Senate passage of Postal Service reform bill met with hope, skepticism
Local leaders are hopeful bill’s passage will help solve challenges
Earlier this week, the U.S. senate passed the Postal Service Reform Act with overwhelming bipartisan support. The act provides a $107 billion overhaul of the struggling federal agency, aiming to cut costs and bring more transparency to the agency.
“Senate passage of the Postal Service Reform Act will provide USPS with financial stability to support more reliable delivery and service, especially in Colorado’s mountain and rural communities,” said Sen. Michael Bennet in a statement celebrating the bill’s passage.
The bill will still face the signature of President Joe Biden before becoming a law.
Problems with the postal service, though long-existing, were exacerbated by COVID-19, as the pandemic put pressure on local resources including staffing amid an influx of e-commerce and online sales. Over the past decade, the postal service has seen an increase of 10 million delivery points, without added support to match the increased demand.
For the last 15 years, postal service expenses have outpaced its revenue. In 2021, the total operating expenses for the agency were just under $82 billion, while it’s operating revenue was just over $77 billion — with a net loss totaling 4.93 billion. This net loss was partially down from 2020, when the agency experienced a $9 billion net loss.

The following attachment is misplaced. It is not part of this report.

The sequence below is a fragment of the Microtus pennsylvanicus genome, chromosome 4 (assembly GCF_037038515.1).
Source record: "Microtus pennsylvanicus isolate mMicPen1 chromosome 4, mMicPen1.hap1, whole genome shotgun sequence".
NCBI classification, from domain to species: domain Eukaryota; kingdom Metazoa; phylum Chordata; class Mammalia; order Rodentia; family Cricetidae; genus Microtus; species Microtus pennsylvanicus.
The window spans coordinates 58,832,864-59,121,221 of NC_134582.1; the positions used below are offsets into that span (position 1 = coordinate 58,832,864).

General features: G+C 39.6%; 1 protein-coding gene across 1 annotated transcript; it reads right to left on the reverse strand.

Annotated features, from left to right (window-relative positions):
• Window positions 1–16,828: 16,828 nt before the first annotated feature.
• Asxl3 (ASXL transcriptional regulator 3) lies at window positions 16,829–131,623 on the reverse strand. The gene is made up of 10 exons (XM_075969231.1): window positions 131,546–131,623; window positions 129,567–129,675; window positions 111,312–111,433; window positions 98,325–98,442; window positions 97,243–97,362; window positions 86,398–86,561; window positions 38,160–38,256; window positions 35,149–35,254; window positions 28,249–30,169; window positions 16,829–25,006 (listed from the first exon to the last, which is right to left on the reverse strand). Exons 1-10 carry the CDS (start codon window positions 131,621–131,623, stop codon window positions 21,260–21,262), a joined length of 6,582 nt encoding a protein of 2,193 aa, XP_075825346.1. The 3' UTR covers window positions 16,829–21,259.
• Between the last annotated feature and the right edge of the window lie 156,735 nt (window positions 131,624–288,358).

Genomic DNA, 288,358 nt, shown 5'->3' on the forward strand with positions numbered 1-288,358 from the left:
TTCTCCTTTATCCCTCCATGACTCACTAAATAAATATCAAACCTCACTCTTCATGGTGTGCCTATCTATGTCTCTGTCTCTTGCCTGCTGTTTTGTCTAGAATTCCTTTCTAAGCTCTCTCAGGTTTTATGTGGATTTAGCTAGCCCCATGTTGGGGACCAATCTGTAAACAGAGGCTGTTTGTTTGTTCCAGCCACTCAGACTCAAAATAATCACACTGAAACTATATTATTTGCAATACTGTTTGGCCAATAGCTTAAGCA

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Sen. John Hickenlooper, in a video celebrating the bill’s passage, said it had “our stamp of approval.”
“The U.S. Postal Service is a lifeline to Coloradans, rural and urban alike,” Hickenlooper said in his statement. “Modernizing USPS will ensure mail is on time for generations to come.”
This “modernization,” according to a release from Hickenlooper’s office, is anticipated to come through various mechanisms approved in the bill. This includes:
- Requiring the postal service to maintain its standard 6-day a week delivery
- Requiring the agency to create an online dashboard to track national delivery time
- Allowing the agency to contract with state, local and tribal leaders and governments to offer non-mail services such as hunting and fishing licenses
- Requiring future agency retirees to enroll in Medicare, which is expected to save around $22.7 billion over the next decade
- Eliminating a requirement — put in place by a 2006 bill — to pre-fund health benefits for its employees, which is expected to save the agency around $27 billion in the next decade
The bill will also give the agency financial reprieve as it eliminates $57 billion in past-due postal liabilities and $50 billion in payments for the next decade.
Local leaders respond
Eagle County leaders responded with various degrees of optimism and skepticism over whether or not the bill would bring much-needed changes to local post offices.
Jim White, the interim town manager in Eagle, wrote in an email that the town was “encouraged by the passage of this bipartisan bill.”